MESSA typewriters: ABC/Siemag
ABC and developments from Portugal
In our look at the COLE-STEEL, it was mentioned that this was actually a relabeled variant of the ABC, produced in West Germany from 1955 until 1966.  This did not, however, mark the end of production for ABC typewriters as they were then made in Portugal.

Research has led us several times to machines of various ilk which were manufactured in Portugal.  It seems as if all of these were made in one place, namely the city of MemMartins, which is near Lisbon.  The company concerned was named MESSA and may up until now have been best known for producing the SIEMAG standard machine under license.  It now appears as if this company did a good business in contract production of machines for other companies.

One variety of portable made at this plant was the large desk model ROYAL portables, after the closure of the ROYAL plant specifically built to produce them!  Models date to the mid 1970's and include the SABRE and CUSTOM III, and possibly others.  A second variety for ROYAL was the SAFARI at roughly the same time, a common brown and tan plastic bodied machine.  This SAFARI variant was, however, not a design indigenous to ROYAL but rather a mutated variant of the original ABC as we shall see in this brief photo essay.
At left is the earliest and simplest variant of MESSA produced ABC.  This machine is a SEARS 5297, which was a relabeling of the ABC 1001.  It is a mechanical duplicate of the late ABC machines, but has two character keys deleted.  The more expensive ABC 1501 had them.  Note the change to blocky plastic body; you'd never know it was the same machine from the outside, but it is!  A second change is the addition of a separate paper release lever; the ABC had paper and carriage release in a single, two-position lever.
At right is the next MESSA variant, and the fundamental break in design.  This is a SEARS CHEVRON, Model 5298.  It is equivalent to the ABC 2000.  Not only has the look changed, and been encased in metal, but the entire type-bar mechanism has been replaced by a dowel plate design.  This would have greatly simplified manufacture and helped reduce cost.  Most other details remain the same, even the distinctive carriage lock from the original ABC.
Here we see the larger ABC 2000S.  This machine has a metal top cover, and is much heavier and larger.  The same type-bar mechanism is inside, raised up to give the appearance of a larger machine.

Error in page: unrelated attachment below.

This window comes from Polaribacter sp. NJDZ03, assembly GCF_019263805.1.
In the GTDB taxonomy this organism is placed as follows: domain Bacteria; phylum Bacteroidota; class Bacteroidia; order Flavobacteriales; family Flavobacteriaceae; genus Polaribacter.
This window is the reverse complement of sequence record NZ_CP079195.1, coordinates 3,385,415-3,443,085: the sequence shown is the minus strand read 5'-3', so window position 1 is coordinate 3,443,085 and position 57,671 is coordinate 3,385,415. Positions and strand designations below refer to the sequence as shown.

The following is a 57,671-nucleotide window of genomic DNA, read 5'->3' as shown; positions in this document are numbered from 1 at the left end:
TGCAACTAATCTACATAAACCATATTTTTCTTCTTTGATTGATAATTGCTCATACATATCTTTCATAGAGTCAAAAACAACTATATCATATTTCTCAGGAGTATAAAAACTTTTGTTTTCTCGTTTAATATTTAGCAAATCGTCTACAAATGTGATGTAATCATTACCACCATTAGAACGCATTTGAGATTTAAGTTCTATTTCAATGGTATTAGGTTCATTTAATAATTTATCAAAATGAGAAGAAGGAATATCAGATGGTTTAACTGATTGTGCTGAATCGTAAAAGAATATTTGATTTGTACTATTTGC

It should be noted that Koch's in Germany turned the rights for the ABC brand over to Messa Maquinas de Escrever in early 1967, at about the time the machines went into production there.
At right, the familiar ROYAL SAFARI.  The same machines were sold as the IMPERIAL SAFARI as this company was taken over by Litton Industries as well.  It is largely the ABC 2000S converted to all plastic body construction.  Rarely you'll find these in green instead of brown.
SEARS continued to sell the later variants of the ABC as the CHEVRON and the CAPRI, often seen with gaudy colors like light blue or salmon.  These match the machine at left in details.. but this example isn't a SEARS, ROYAL or even ABC brand machine.  In fact it is a BROTHER XL-1016 CAPRI.  The BROTHER name and model number are on the top cover, with CAPRI on the paper table.  It is a very intriguing find and continues to be researched due to the very many questions such a machine brings.  Incidentally, it is housed in a case identical to that of the ROYAL SABRE, modified internally and with no label by its handle.
to COLE-STEEL
Here. we see the Chevron again.  This is the fundamental break in the lineup.  When production was sent to Portugal, the complicated (and expensive to manufacture) key lever mechanism design from the ABC was retained in full, although numerous other simplifications were made all over the machine.  Still, this must have been too expensive to build, so the design shifted over to a dowel plate type, seen at right, which included a machined casting to hold the four key lever dowels.  Although other parts of the design remained for a long time, we can consider this change the new breath of life that this design needed to become viable as a truly "modern" portable.
For those who might have been curious, here is one of the standard machines mentioned at the top of this page.  This is the SIEMAG Standard machine, manufactured under license by Messa in Portugal, and normally seen with either the Siemag brand when sold in most of Europe, or else the "Sterling-Siemag" name when sold in England. 

This one is neither brand; it is an ABC Model L8, which is naturally how you might expect the machine to be branded for sale locally -- or else, how it was branded after Siemag pulled out.  Photo courtesy the Tilman Elster collection.